The promise of decentralization is rich for creators, business owners, and marketers but they’ll also have to deal with the consequences of unpopular decisions in a much more direct manner than they have in the past. They'll need to be mindful of innovation, how many ads are served, the algorithm, etc. because it will be very easy for consumers to make a switch.
If consumers are unhappy, they’ll be able to move, with their history in-tact, to a new app that is built on the same protocol.
What else will protocol-based decentralized social make possible? Here are a few to consider:
- Developers can build a money-making app without fear that their access will be terminated overnight, because they have permissionless access at the protocol level. Remember when FarmVille lost developer access to Facebook? That won’t happen with open protocols.
- Users will be able to secure a unique username at the protocol level rather than the app level, so their username remains the same regardless of the app they’re using.
- Dedicated social feeds of people who share specific traits can be easily aggregated without the use of hashtags, opt-ins, etc. For example, when people sign up for WarpCast, they’re issued an on-chain credential– an NFT. During ETH Denver, the event issued an NFT to all ticket holders. An app developer not associated with Farcaster mapped the gifted ETH Denver NFTs to Farcaster users and created a dedicated social feed of Farcaster users who were at ETH Denver.
What the Warpcast App Does
Curious about what you can do with Warpcast today? Warpcast.com is live right now and you can see an algorithmic feed of the best of stuff on the app.
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The app is similar to Twitter in terms of look. In terms of function, users can post a 320-character cast, post media, reply, recast, direct cast, and use encrypted messaging.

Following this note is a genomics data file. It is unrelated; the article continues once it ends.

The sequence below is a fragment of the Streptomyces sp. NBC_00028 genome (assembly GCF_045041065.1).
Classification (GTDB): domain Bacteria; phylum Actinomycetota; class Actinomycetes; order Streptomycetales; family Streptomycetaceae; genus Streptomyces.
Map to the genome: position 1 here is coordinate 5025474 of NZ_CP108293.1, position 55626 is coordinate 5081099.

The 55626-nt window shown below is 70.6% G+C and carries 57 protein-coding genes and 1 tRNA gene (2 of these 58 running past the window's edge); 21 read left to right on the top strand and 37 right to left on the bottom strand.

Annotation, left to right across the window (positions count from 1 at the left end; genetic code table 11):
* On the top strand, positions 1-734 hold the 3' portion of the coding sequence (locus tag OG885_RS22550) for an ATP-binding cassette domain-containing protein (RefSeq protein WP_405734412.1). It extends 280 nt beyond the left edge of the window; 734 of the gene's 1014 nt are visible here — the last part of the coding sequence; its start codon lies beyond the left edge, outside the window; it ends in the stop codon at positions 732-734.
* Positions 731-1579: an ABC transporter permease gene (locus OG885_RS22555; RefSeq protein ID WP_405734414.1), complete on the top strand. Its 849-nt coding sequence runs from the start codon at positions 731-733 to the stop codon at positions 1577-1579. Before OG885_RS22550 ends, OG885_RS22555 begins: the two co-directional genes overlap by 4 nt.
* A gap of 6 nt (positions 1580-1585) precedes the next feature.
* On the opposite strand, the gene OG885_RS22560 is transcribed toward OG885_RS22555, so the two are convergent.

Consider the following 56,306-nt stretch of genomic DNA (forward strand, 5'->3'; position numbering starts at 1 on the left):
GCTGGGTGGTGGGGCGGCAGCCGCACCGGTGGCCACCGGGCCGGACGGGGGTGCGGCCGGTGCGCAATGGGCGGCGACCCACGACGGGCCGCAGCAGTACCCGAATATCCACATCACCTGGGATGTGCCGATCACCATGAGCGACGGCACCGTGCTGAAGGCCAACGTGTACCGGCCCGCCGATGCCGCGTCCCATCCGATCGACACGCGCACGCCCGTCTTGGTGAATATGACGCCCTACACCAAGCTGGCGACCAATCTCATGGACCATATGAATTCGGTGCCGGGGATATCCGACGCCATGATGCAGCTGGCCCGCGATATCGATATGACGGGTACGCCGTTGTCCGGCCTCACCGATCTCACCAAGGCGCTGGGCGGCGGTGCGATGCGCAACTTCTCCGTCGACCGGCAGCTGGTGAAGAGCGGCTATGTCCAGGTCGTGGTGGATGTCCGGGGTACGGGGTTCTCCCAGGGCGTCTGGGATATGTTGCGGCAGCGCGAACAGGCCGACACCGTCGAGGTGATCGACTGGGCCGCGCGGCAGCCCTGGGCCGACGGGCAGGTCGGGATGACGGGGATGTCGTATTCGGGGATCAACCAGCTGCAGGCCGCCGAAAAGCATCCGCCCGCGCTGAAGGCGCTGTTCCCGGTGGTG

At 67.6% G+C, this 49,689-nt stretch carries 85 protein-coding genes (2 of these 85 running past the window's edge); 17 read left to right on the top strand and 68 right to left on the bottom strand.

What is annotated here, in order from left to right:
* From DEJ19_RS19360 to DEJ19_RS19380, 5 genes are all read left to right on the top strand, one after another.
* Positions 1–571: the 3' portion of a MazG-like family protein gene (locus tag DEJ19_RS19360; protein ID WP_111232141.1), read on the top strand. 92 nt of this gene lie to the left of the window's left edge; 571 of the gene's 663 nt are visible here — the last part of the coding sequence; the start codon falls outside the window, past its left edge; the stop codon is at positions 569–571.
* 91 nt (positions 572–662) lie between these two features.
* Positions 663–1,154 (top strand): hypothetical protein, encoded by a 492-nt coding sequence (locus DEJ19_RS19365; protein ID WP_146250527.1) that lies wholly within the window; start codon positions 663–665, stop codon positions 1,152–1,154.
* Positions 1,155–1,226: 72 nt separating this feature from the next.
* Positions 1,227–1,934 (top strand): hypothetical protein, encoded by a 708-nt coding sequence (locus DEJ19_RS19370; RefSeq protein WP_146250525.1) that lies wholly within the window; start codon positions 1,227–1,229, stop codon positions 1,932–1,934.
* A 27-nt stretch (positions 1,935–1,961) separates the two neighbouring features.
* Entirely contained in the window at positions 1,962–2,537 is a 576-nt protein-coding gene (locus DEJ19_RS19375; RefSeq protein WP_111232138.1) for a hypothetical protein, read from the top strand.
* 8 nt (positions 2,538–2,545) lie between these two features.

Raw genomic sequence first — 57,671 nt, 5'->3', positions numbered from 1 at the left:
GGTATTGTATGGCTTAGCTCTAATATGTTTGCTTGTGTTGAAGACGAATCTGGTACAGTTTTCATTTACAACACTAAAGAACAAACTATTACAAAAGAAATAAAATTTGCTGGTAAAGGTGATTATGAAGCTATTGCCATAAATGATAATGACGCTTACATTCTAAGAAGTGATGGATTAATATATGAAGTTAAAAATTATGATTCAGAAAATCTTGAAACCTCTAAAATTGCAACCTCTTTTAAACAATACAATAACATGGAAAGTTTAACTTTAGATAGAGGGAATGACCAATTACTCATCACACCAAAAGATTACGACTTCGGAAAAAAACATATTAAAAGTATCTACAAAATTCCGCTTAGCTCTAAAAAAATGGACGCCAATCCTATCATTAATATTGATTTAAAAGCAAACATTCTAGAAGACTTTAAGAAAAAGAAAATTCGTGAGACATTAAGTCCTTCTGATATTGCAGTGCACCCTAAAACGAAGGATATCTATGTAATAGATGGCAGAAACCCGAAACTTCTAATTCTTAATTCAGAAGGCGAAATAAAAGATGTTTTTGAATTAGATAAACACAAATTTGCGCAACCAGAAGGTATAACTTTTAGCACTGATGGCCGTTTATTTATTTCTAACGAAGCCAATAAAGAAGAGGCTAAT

There’s also a connected wallet feature that shows users’ on-chain activity in the feed as it happens and lets users show off their NFTs in a tab.
The app currently has around 10,000 individual users most of whom are people interested in ETH and people who are building new things like SaaS companies, etc.
People have asked about brand accounts but the team has opted for no brand accounts for now. If and when the team feels there’s a way to bring brand accounts to the app in a way that also works for individual users, they may reconsider.
Obviously, once the network is completely permissionless, people will be able to create Farcaster clients that deliver the ideal experience they’re after.
Bringing Farcaster to Market
To bring the protocol to a sufficiently permissionless state, the team is working to reach three milestones.
To make sure all the data and underlying APIs really are permissionless, the team will launch the Farcaster Hub for developers to access, in May.
The next step is to migrate existing Farcaster users to the Ethereum main net. Because that involves a financial transaction, the team will pay the associated fees on behalf of every person in the beta.
Finally, to roll out the network to a wider and wider group of people, current users will be given invites to share with others they think will stick around and add value to the network.
Other Notes From This Episode
- Connect with Michael Stelzner @Stelzner on Instagram and @Mike_Stelzner on Twitter.
- Watch the interview and other exclusive content on the Web3 Business YouTube channel.
Listen to the Podcast Now
This article is sourced from the Web3 Business podcast. Listen or subscribe below.